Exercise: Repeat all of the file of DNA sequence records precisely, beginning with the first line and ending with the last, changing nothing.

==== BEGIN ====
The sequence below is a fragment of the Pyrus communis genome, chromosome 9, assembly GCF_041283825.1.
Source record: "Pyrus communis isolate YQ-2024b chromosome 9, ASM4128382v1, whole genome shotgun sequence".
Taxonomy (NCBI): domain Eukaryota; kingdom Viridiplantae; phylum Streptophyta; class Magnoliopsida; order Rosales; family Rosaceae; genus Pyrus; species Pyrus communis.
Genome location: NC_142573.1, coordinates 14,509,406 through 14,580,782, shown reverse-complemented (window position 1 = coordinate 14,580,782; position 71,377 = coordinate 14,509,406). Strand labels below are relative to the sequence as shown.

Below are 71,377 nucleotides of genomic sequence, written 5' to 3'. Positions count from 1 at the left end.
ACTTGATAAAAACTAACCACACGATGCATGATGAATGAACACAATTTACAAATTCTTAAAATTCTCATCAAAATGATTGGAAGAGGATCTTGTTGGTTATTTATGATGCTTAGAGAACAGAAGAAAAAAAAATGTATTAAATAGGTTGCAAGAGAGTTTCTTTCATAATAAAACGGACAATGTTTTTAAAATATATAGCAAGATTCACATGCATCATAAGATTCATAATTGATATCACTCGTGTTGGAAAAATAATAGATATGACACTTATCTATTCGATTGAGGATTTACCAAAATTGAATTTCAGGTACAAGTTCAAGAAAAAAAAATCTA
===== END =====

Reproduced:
The sequence below is a fragment of the Pyrus communis genome, chromosome 9, assembly GCF_041283825.1.
Source record: "Pyrus communis isolate YQ-2024b chromosome 9, ASM4128382v1, whole genome shotgun sequence".
Taxonomy (NCBI): domain Eukaryota; kingdom Viridiplantae; phylum Streptophyta; class Magnoliopsida; order Rosales; family Rosaceae; genus Pyrus; species Pyrus communis.
Genome location: NC_142573.1, coordinates 14,509,406 through 14,580,782, shown reverse-complemented (window position 1 = coordinate 14,580,782; position 71,377 = coordinate 14,509,406). Strand labels below are relative to the sequence as shown.

Below are 71,377 nucleotides of genomic sequence, written 5' to 3'. Positions count from 1 at the left end.
ACTTGATAAAAACTAACCACACGATGCATGATGAATGAACACAATTTACAAATTCTTAAAATTCTCATCAAAATGATTGGAAGAGGATCTTGTTGGTTATTTATGATGCTTAGAGAACAGAAGAAAAAAAAATGTATTAAATAGGTTGCAAGAGAGTTTCTTTCATAATAAAACGGACAATGTTTTTAAAATATATAGCAAGATTCACATGCATCATAAGATTCATAATTGATATCACTCGTGTTGGAAAAATAATAGATATGACACTTATCTATTCGATTGAGGATTTACCAAAATTGAATTTCAGGTACAAGTTCAAGAAAAAAAAATCTA